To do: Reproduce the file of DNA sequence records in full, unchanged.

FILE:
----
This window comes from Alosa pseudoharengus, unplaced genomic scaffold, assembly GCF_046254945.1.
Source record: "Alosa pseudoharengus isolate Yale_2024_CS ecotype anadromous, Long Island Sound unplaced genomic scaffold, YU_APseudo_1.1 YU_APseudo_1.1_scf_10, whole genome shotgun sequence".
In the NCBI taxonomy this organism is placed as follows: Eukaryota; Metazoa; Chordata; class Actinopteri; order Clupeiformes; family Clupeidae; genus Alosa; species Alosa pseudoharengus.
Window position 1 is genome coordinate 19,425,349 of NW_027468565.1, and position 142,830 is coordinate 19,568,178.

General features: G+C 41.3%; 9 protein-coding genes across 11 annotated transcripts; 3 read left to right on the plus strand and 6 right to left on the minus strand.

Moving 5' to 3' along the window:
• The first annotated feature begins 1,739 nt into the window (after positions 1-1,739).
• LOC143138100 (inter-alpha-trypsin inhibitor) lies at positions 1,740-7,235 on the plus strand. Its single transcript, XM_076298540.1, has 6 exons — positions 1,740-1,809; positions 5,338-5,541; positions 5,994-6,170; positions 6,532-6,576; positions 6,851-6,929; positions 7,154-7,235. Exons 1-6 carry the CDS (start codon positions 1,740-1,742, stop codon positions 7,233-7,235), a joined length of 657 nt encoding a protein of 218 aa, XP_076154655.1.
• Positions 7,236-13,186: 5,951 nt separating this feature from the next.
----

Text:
This window comes from Alosa pseudoharengus, unplaced genomic scaffold, assembly GCF_046254945.1.
Source record: "Alosa pseudoharengus isolate Yale_2024_CS ecotype anadromous, Long Island Sound unplaced genomic scaffold, YU_APseudo_1.1 YU_APseudo_1.1_scf_10, whole genome shotgun sequence".
In the NCBI taxonomy this organism is placed as follows: Eukaryota; Metazoa; Chordata; class Actinopteri; order Clupeiformes; family Clupeidae; genus Alosa; species Alosa pseudoharengus.
Window position 1 is genome coordinate 19,425,349 of NW_027468565.1, and position 142,830 is coordinate 19,568,178.

General features: G+C 41.3%; 9 protein-coding genes across 11 annotated transcripts; 3 read left to right on the plus strand and 6 right to left on the minus strand.

Moving 5' to 3' along the window:
• The first annotated feature begins 1,739 nt into the window (after positions 1-1,739).
• LOC143138100 (inter-alpha-trypsin inhibitor) lies at positions 1,740-7,235 on the plus strand. Its single transcript, XM_076298540.1, has 6 exons — positions 1,740-1,809; positions 5,338-5,541; positions 5,994-6,170; positions 6,532-6,576; positions 6,851-6,929; positions 7,154-7,235. Exons 1-6 carry the CDS (start codon positions 1,740-1,742, stop codon positions 7,233-7,235), a joined length of 657 nt encoding a protein of 218 aa, XP_076154655.1.
• Positions 7,236-13,186: 5,951 nt separating this feature from the next.